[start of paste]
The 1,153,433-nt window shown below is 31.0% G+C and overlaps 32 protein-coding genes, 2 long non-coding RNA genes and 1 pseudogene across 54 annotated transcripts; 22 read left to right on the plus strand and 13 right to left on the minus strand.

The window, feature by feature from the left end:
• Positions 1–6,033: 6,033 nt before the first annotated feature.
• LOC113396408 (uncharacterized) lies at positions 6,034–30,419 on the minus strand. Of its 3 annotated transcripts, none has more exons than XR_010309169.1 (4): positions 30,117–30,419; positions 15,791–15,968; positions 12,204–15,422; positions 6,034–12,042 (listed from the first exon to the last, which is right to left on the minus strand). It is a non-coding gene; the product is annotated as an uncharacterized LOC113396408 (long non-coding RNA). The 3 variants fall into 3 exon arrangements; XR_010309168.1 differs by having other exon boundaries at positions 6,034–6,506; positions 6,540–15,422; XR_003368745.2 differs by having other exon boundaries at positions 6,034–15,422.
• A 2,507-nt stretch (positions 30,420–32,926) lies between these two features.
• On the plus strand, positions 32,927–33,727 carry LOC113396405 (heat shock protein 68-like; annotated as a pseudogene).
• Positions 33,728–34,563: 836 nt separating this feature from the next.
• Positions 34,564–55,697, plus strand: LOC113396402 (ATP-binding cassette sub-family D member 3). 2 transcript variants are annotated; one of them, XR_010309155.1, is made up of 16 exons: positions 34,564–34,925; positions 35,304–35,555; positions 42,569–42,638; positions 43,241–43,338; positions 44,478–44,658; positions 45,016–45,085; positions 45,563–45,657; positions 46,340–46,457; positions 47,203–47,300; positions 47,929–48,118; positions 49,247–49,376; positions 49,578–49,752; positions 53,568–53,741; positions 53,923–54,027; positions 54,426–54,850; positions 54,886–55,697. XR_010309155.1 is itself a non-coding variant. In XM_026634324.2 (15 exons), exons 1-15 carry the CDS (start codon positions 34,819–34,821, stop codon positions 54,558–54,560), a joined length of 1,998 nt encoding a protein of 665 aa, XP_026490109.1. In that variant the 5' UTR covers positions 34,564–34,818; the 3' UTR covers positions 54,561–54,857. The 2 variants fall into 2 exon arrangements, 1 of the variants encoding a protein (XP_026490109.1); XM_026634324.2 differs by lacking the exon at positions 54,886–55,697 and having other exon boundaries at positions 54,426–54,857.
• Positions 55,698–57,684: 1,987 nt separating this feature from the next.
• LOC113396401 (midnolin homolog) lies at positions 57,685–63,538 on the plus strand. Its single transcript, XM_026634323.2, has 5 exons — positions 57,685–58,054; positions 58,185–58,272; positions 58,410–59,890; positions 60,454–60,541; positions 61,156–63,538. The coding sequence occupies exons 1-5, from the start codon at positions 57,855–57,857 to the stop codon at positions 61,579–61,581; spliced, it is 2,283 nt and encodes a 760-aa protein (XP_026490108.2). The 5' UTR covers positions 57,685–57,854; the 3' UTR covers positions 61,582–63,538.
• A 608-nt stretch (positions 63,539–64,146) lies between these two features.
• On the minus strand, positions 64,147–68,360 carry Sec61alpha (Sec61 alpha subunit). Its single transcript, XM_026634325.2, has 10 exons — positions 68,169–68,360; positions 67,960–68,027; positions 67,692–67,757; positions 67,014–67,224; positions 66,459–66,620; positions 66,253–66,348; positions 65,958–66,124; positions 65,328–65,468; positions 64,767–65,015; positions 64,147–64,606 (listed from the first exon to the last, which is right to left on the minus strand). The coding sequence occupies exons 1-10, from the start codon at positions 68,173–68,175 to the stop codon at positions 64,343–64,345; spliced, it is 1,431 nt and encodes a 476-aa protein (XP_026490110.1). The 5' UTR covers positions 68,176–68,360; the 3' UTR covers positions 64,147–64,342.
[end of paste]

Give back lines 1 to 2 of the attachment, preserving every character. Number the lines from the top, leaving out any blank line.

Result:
The 1,153,433-nt window shown below is 31.0% G+C and overlaps 32 protein-coding genes, 2 long non-coding RNA genes and 1 pseudogene across 54 annotated transcripts; 22 read left to right on the plus strand and 13 right to left on the minus strand.

The window, feature by feature from the left end: